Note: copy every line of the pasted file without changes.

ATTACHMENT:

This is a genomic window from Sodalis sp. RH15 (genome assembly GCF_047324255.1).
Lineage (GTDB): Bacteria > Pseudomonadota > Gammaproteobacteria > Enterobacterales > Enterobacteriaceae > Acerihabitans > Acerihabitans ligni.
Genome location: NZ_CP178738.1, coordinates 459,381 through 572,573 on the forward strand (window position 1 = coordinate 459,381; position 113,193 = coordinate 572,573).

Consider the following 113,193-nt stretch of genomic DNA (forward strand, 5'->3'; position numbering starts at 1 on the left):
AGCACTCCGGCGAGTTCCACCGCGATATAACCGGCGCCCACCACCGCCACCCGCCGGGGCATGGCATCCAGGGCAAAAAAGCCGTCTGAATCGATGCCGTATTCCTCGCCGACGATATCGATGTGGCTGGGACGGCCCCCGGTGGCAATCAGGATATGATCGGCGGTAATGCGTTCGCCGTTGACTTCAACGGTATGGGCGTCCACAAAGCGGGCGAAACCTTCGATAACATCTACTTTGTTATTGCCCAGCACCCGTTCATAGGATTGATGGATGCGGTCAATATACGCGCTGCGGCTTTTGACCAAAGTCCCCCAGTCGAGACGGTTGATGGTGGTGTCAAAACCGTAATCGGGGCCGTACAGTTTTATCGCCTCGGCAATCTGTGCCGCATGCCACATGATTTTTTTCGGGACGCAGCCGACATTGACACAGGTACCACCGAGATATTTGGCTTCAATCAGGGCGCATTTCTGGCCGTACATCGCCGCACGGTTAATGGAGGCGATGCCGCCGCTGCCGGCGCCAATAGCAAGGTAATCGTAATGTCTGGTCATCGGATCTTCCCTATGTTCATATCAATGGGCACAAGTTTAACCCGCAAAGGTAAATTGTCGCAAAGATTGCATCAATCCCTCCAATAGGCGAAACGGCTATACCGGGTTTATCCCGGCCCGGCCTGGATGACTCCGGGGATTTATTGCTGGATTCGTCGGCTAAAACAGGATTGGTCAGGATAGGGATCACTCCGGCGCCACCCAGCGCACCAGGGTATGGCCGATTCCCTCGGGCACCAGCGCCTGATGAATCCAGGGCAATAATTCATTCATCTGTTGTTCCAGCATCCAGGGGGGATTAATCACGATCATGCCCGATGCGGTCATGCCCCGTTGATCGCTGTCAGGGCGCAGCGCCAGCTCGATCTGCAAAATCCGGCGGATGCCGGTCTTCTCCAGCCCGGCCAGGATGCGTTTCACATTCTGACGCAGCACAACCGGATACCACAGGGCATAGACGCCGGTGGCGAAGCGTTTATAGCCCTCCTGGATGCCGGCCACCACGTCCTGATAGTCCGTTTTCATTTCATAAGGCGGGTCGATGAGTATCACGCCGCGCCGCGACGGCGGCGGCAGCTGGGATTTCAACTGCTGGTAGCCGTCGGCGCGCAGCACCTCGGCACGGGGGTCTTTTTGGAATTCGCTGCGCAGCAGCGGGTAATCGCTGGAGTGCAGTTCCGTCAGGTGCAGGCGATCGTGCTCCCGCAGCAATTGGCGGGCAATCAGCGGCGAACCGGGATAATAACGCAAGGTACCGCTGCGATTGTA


This is a genomic window from Sodalis sp. RH15 (genome assembly GCF_047324255.1).
Lineage (GTDB): Bacteria > Pseudomonadota > Gammaproteobacteria > Enterobacterales > Enterobacteriaceae > Acerihabitans > Acerihabitans ligni.
Genome location: NZ_CP178738.1, coordinates 459,381 through 572,573 on the forward strand (window position 1 = coordinate 459,381; position 113,193 = coordinate 572,573).

Consider the following 113,193-nt stretch of genomic DNA (forward strand, 5'->3'; position numbering starts at 1 on the left):
AGCACTCCGGCGAGTTCCACCGCGATATAACCGGCGCCCACCACCGCCACCCGCCGGGGCATGGCATCCAGGGCAAAAAAGCCGTCTGAATCGATGCCGTATTCCTCGCCGACGATATCGATGTGGCTGGGACGGCCCCCGGTGGCAATCAGGATATGATCGGCGGTAATGCGTTCGCCGTTGACTTCAACGGTATGGGCGTCCACAAAGCGGGCGAAACCTTCGATAACATCTACTTTGTTATTGCCCAGCACCCGTTCATAGGATTGATGGATGCGGTCAATATACGCGCTGCGGCTTTTGACCAAAGTCCCCCAGTCGAGACGGTTGATGGTGGTGTCAAAACCGTAATCGGGGCCGTACAGTTTTATCGCCTCGGCAATCTGTGCCGCATGCCACATGATTTTTTTCGGGACGCAGCCGACATTGACACAGGTACCACCGAGATATTTGGCTTCAATCAGGGCGCATTTCTGGCCGTACATCGCCGCACGGTTAATGGAGGCGATGCCGCCGCTGCCGGCGCCAATAGCAAGGTAATCGTAATGTCTGGTCATCGGATCTTCCCTATGTTCATATCAATGGGCACAAGTTTAACCCGCAAAGGTAAATTGTCGCAAAGATTGCATCAATCCCTCCAATAGGCGAAACGGCTATACCGGGTTTATCCCGGCCCGGCCTGGATGACTCCGGGGATTTATTGCTGGATTCGTCGGCTAAAACAGGATTGGTCAGGATAGGGATCACTCCGGCGCCACCCAGCGCACCAGGGTATGGCCGATTCCCTCGGGCACCAGCGCCTGATGAATCCAGGGCAATAATTCATTCATCTGTTGTTCCAGCATCCAGGGGGGATTAATCACGATCATGCCCGATGCGGTCATGCCCCGTTGATCGCTGTCAGGGCGCAGCGCCAGCTCGATCTGCAAAATCCGGCGGATGCCGGTCTTCTCCAGCCCGGCCAGGATGCGTTTCACATTCTGACGCAGCACAACCGGATACCACAGGGCATAGACGCCGGTGGCGAAGCGTTTATAGCCCTCCTGGATGCCGGCCACCACGTCCTGATAGTCCGTTTTCATTTCATAAGGCGGGTCGATGAGTATCACGCCGCGCCGCGACGGCGGCGGCAGCTGGGATTTCAACTGCTGGTAGCCGTCGGCGCGCAGCACCTCGGCACGGGGGTCTTTTTGGAATTCGCTGCGCAGCAGCGGGTAATCGCTGGAGTGCAGTTCCGTCAGGTGCAGGCGATCGTGCTCCCGCAGCAATTGGCGGGCAATCAGCGGCGAACCGGGATAATAACGCAAGGTACCGCTGCGATTGTA